Recent findings conclude that one of the biggest areas of F&B investment is event catering, with 61% of hoteliers planning net growth in this area. Convenience/market concepts are also expected to proliferate, with a growing emphasis on fresh, as aforementioned when addressing the ‘grab-and-go’ model. With the growing demand for group travel and small- to large-scale corporate meetings, the subsequent demand for event catering comes as no surprise. As hotels find themselves in a favorable position to attract more conferences, events and meetings, they realize there’s an opportunity to drive revenue through group bookings and event catering. Still, tapping into the demand for self-service, event catering programs can also include options such as ‘grab and go’ and on-demand wine, to ensure the needs of event guests are always addressed.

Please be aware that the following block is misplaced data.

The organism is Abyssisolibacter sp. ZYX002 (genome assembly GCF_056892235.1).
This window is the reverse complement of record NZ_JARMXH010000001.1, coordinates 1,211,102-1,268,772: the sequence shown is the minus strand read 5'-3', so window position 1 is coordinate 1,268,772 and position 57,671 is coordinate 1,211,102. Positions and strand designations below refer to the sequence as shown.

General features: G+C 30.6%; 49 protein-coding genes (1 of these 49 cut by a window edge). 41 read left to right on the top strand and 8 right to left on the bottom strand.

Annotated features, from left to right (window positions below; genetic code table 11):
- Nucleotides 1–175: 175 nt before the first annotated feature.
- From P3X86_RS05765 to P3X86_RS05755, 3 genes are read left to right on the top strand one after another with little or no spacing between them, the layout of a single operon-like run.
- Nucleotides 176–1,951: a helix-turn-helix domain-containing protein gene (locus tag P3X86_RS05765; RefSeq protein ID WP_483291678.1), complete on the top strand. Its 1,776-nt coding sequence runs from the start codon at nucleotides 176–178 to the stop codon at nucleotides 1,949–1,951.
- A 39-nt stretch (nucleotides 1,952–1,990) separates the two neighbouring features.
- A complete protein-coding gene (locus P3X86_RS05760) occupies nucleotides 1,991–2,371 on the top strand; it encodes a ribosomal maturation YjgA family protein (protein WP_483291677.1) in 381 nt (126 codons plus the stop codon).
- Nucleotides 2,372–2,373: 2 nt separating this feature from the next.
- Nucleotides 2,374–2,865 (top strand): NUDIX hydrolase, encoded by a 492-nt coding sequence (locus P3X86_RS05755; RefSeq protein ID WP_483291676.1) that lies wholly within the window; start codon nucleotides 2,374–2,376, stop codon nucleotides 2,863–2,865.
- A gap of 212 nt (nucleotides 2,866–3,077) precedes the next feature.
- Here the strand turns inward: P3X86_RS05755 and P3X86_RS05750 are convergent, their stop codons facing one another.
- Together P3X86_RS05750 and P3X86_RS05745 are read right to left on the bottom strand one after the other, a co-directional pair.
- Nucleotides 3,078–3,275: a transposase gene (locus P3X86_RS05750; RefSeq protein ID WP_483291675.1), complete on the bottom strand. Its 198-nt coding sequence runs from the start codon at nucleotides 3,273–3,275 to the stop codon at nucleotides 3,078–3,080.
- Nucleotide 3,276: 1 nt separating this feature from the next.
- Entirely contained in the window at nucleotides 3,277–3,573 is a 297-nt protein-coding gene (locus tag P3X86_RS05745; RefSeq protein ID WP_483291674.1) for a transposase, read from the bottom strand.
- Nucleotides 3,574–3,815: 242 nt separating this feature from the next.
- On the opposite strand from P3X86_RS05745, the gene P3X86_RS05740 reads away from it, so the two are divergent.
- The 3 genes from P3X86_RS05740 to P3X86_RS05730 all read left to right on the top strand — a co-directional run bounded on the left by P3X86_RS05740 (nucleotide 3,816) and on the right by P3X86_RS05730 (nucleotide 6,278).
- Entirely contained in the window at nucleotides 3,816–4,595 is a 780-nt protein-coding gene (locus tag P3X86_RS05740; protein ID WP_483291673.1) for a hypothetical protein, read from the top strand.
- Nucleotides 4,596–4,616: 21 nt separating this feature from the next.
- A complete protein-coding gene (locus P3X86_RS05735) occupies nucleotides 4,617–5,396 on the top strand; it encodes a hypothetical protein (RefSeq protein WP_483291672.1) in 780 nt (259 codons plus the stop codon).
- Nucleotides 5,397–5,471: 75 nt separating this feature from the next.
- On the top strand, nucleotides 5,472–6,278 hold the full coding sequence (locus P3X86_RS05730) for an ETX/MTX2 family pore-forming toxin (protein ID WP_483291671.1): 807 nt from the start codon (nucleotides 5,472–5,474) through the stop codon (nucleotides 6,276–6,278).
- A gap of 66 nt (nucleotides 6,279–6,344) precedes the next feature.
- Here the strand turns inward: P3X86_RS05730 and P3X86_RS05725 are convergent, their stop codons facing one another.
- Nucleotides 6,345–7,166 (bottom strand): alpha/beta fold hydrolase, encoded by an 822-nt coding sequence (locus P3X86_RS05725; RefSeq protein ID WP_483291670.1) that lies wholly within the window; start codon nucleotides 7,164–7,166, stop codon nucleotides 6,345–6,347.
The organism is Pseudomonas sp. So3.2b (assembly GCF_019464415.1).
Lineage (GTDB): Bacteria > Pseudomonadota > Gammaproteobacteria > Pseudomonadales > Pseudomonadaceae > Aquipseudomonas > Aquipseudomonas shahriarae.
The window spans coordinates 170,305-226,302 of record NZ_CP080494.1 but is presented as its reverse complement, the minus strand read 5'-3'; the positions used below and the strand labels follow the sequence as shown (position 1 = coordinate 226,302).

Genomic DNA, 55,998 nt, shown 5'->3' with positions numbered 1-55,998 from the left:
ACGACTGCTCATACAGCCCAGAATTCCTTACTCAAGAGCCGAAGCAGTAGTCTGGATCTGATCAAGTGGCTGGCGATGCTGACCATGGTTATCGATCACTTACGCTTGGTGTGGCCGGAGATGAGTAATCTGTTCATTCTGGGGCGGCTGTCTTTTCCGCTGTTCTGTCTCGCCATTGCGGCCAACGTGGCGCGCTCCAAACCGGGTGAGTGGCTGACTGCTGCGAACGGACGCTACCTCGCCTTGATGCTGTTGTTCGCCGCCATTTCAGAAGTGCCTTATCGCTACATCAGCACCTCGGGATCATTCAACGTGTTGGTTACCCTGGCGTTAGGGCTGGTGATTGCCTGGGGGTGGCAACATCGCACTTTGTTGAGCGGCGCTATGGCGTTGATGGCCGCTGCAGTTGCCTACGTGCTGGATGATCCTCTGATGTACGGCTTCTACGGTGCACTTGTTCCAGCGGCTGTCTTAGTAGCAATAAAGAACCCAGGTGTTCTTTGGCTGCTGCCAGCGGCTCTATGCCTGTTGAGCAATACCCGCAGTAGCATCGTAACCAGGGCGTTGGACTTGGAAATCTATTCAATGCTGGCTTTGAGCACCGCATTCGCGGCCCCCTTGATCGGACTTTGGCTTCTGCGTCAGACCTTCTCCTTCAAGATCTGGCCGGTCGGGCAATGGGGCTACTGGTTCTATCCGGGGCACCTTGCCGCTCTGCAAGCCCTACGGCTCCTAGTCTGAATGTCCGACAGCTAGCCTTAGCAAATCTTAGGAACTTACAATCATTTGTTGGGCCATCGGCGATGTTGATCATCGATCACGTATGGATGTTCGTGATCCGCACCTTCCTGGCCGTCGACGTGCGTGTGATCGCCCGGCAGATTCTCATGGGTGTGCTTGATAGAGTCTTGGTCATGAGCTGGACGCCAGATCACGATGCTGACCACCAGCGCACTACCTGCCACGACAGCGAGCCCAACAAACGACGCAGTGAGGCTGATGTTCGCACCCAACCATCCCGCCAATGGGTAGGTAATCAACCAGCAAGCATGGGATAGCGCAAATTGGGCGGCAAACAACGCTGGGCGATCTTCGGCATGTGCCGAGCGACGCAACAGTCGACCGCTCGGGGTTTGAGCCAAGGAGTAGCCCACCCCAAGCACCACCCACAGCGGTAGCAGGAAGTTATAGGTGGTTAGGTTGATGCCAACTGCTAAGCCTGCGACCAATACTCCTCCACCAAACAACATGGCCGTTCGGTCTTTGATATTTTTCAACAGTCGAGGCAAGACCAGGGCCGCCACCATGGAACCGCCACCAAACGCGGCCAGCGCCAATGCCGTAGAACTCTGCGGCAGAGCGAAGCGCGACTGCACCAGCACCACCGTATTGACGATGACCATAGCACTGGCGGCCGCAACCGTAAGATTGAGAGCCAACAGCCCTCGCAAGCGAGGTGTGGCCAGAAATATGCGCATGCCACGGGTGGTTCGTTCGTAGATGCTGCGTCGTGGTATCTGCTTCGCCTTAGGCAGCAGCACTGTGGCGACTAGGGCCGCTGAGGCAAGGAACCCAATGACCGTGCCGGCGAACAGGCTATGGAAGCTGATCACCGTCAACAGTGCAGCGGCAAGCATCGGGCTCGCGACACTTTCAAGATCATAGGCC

If one thing is for certain — the hospitality industry is entering an exciting time, enhancing our perception of the ideal guest experience with countless upgrades, technological advancements and program overhauls. Food and beverage is, undoubtedly, no exception, and remains to be an especially promising area of growth for hoteliers around the globe.
This article originally appeared in Hospitality Trends. Visit htrends.com. I&FMM.